The Taoiseach has told the Dáil he knew that a group of ten wealthy businessmen had come together to buy shares in Anglo Irish Bank last year in a transaction that is now at the centre of an investigation by the Office of Corporate Enforcement.
But Mr Cowen said the Regulator had accepted assurances from the bank itself that the disposal of an interest held by the family of billionaire business man Sean Quinn was legal.
The bizarre financial dealings at Anglo-Irish Bank dominated Dáil proceedings this afternoon, as Enda Kenny and Eamon Gilmore quizzed the Taoiseach on when he knew of attempts to shore up the bank's share price.
Deputy Kenny sought an assurance from the Taoiseach that no member of his Government was involved, directly or indirectly, in encouraging the move by Anglo to lend money to ten individuals to purchase shares in the bank.
While Mr Gilmore pointed out that the taxpayer now owns Anglo, and was entitled to know who was involved.
The Taoiseach said he did not know the identity of the ten people involved.
He added that there was no reference to the unwinding of the contracts for difference in the PricewaterhouseCoopers report into Anglo.
Mr Cowen said the Financial Regulator got legal advice from Anglo's advisors that this was a legal transaction and that was accepted at the time.
Anglo hospitality at Croke Park
Anglo-Irish has been criticised for extending five-star corporate hospitality at two matches in Croke Park over the past fortnight.
The Irish Catholic newspaper quotes two unnamed people who attended the receptions as saying that champagne was served at the Dublin-Tyrone National Football League match just over a fortnight ago.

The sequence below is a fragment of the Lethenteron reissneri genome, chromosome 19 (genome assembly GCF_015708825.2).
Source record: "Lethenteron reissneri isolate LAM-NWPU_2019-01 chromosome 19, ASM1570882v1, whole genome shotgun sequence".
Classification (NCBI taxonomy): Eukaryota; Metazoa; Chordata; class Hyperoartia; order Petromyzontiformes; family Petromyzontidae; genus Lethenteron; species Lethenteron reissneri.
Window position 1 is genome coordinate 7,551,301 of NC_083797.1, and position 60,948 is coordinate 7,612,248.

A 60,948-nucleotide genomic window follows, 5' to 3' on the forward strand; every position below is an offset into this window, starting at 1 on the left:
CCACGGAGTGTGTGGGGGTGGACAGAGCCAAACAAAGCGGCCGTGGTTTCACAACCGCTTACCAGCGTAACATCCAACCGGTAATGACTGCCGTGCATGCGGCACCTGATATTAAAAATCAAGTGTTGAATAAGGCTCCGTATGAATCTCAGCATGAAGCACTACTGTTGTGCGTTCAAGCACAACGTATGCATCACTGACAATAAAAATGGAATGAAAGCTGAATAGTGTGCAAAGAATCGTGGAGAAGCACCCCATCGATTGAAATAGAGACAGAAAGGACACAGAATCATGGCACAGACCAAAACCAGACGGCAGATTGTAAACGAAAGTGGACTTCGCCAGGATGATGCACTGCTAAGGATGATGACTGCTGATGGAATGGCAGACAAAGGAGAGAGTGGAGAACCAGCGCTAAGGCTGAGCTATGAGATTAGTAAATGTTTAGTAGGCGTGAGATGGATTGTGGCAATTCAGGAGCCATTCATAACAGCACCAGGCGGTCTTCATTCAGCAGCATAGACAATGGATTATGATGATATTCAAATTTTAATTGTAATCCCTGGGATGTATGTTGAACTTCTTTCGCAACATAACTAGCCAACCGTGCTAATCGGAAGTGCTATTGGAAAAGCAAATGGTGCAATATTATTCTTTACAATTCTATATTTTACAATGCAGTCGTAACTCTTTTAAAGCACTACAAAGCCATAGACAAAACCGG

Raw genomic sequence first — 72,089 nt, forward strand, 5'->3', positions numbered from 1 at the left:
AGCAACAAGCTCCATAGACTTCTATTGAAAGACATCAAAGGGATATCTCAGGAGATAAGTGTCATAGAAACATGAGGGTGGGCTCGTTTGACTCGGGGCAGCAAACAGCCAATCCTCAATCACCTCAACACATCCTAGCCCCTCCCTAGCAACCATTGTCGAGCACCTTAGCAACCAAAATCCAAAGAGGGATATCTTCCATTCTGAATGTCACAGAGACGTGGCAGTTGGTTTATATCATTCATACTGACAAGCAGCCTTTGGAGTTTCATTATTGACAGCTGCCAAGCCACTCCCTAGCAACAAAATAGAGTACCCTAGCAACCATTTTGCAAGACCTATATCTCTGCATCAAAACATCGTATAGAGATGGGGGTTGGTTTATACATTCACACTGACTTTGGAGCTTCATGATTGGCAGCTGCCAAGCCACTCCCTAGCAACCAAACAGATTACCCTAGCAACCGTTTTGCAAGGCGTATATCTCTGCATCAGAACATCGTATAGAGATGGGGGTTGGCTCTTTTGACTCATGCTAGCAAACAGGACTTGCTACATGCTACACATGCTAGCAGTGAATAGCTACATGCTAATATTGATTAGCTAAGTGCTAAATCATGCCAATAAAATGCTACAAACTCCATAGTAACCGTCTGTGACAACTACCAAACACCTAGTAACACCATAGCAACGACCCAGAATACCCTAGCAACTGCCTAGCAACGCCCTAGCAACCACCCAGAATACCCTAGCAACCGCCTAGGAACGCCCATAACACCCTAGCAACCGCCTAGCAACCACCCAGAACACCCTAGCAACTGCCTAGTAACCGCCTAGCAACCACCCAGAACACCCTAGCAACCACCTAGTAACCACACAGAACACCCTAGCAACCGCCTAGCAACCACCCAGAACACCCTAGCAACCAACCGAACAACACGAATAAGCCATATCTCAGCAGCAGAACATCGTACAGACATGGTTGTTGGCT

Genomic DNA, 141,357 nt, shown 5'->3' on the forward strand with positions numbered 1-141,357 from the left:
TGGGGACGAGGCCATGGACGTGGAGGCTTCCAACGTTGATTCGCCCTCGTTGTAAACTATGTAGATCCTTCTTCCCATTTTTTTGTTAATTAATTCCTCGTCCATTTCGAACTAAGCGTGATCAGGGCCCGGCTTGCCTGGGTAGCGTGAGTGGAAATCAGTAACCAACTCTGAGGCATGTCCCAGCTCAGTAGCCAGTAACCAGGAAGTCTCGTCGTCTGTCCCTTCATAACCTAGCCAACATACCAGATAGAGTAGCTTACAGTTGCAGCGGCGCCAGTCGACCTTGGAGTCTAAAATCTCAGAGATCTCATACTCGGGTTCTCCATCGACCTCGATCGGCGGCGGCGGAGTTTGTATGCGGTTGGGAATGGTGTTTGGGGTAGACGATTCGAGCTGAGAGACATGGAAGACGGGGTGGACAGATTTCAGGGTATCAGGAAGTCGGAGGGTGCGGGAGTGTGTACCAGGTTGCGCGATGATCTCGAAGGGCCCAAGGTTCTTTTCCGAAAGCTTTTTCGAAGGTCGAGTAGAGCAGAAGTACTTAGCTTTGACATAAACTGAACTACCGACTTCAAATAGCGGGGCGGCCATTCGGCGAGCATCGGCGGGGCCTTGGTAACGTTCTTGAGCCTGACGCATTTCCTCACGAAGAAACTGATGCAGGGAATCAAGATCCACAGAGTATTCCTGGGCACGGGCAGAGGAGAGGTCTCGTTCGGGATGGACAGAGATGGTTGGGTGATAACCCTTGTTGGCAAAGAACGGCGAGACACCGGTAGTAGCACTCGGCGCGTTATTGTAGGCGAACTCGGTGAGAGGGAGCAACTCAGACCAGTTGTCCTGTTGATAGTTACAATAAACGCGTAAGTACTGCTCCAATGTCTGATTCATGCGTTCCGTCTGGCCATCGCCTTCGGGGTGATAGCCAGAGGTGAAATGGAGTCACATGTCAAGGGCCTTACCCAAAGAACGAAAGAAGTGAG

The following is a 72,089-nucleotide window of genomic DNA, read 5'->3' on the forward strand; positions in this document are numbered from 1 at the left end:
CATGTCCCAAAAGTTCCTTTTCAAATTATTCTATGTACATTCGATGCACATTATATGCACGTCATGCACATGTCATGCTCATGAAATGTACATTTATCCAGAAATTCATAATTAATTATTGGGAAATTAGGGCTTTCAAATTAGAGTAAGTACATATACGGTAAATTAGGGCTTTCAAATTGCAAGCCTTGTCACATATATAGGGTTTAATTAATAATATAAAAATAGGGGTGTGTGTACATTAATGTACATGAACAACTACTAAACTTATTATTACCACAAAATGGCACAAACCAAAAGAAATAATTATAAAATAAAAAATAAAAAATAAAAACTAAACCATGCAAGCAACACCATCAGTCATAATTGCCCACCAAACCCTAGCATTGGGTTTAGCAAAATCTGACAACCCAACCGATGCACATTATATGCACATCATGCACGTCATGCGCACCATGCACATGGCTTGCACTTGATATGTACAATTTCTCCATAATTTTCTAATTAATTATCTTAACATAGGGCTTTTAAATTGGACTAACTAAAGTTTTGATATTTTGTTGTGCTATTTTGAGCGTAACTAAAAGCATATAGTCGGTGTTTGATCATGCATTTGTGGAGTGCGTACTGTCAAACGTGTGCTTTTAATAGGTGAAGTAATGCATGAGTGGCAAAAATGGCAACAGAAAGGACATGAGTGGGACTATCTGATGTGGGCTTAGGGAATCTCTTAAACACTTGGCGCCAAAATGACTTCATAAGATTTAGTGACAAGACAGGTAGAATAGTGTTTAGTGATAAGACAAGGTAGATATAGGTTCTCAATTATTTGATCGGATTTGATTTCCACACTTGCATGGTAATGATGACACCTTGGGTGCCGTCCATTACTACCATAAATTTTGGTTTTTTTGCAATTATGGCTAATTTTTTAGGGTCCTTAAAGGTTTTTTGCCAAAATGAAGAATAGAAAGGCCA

The second reception was held at the Ireland-France 6 Nations rugby encounter.
The troubled bank was nationalised last month after predicting that it would lose €500m.
A spokeswoman told the newspaper the bank was 'particularly mindful of the current economic conditions'.
'It is expected that (its) new board will review activity in the area in due course.'
Campaigner for homeless people, Father Peter McVerry, said the bank's 'largesse... was an abuse of ordinary people's money' while anti-poverty campaigner Sr Stanislaus Kennedy said she would expect the government to intervene and stop the practice at the nationalised bank.
Former Anglo chair given millions in loans
It has emerged that former Anglo Irish Bank chairman Sean FitzPatrick was given sterling and dollar loans worth tens of millions.
Irish Nationwide gave loans to Mr FitzPatrick as part of his transfers between the two institutions to conceal up to €122m in borrowings from Anglo Irish.
The Irish Times reports that Irish Nationwide provided Mr FitzPatrick with loans of $56m and £14m on 26 September 2007.
The building society also reportedly loaned the then Anglo Irish chairman $26m on 27 September 2006 with an undertaking from Anglo Irish that it would repay the loan if Mr FitzPatrick could not.
The report says that these borrowings form only part of Mr FitzPatrick's loans from Irish Nationwide in 2007, as Anglo Irish Bank said last month that he had repaid €122m.
Sean FitzPatrick borrowed from Irish Nationwide over eight years, drawing loans before Anglo Irish's accounting year-end on 30 September, and repaying it within days with fresh loans from Anglo.
By transferring the loans, the Irish Times says, Mr FitzPatrick hid them from the bank's auditors and shareholders.
The Financial Regulator and the Office of the Director of Corporate Enforcement are investigating Mr FitzPatrick's loans.
He has declined to appear before today's meeting of the Joint Oireachtas Committee on Economic Regulatory Affairs, citing legal reasons for not attending.
Independent Senator Shane Ross is a member of the committee, which is seeking compulsory powers to force witnesses to attend.
Speaking on Morning Ireland, Senator Ross said the committee system was in danger of becoming irrelevant if senior bankers were not compelled to attend hearings.
Committee Chairman Michael Moynihan expressed his disappointment at Mr FitzPatrick’s decision not to appear.
Mr Moynihan said many questions need to be answered by Mr FitzPatrick and others who had the responsibility for running the affairs of Anglo Irish Bank.